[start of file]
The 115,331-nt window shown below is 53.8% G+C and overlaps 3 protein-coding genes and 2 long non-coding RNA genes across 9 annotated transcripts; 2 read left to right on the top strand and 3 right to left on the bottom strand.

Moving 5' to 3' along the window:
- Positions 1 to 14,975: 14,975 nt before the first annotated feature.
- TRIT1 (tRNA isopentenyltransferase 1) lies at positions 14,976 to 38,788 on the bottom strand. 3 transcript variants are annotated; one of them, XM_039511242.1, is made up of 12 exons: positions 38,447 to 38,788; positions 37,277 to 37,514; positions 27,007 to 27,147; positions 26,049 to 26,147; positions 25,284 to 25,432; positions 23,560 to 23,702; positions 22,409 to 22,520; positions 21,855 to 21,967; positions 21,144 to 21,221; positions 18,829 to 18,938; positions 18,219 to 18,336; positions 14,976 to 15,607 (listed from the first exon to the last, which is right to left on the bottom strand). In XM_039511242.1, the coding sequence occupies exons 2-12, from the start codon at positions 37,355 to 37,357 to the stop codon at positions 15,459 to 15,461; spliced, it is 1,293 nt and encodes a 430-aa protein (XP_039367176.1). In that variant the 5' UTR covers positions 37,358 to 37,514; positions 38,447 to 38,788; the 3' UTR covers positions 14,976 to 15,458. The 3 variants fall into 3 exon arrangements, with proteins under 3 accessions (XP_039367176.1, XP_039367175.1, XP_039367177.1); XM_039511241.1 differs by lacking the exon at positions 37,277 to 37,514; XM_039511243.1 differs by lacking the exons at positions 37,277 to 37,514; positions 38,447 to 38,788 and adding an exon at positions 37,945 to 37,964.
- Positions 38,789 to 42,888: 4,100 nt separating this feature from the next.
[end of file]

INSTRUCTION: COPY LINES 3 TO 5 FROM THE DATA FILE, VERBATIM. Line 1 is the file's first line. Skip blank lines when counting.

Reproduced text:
- Positions 1 to 14,975: 14,975 nt before the first annotated feature.
- TRIT1 (tRNA isopentenyltransferase 1) lies at positions 14,976 to 38,788 on the bottom strand. 3 transcript variants are annotated; one of them, XM_039511242.1, is made up of 12 exons: positions 38,447 to 38,788; positions 37,277 to 37,514; positions 27,007 to 27,147; positions 26,049 to 26,147; positions 25,284 to 25,432; positions 23,560 to 23,702; positions 22,409 to 22,520; positions 21,855 to 21,967; positions 21,144 to 21,221; positions 18,829 to 18,938; positions 18,219 to 18,336; positions 14,976 to 15,607 (listed from the first exon to the last, which is right to left on the bottom strand). In XM_039511242.1, the coding sequence occupies exons 2-12, from the start codon at positions 37,355 to 37,357 to the stop codon at positions 15,459 to 15,461; spliced, it is 1,293 nt and encodes a 430-aa protein (XP_039367176.1). In that variant the 5' UTR covers positions 37,358 to 37,514; positions 38,447 to 38,788; the 3' UTR covers positions 14,976 to 15,458. The 3 variants fall into 3 exon arrangements, with proteins under 3 accessions (XP_039367176.1, XP_039367175.1, XP_039367177.1); XM_039511241.1 differs by lacking the exon at positions 37,277 to 37,514; XM_039511243.1 differs by lacking the exons at positions 37,277 to 37,514; positions 38,447 to 38,788 and adding an exon at positions 37,945 to 37,964.
- Positions 38,789 to 42,888: 4,100 nt separating this feature from the next.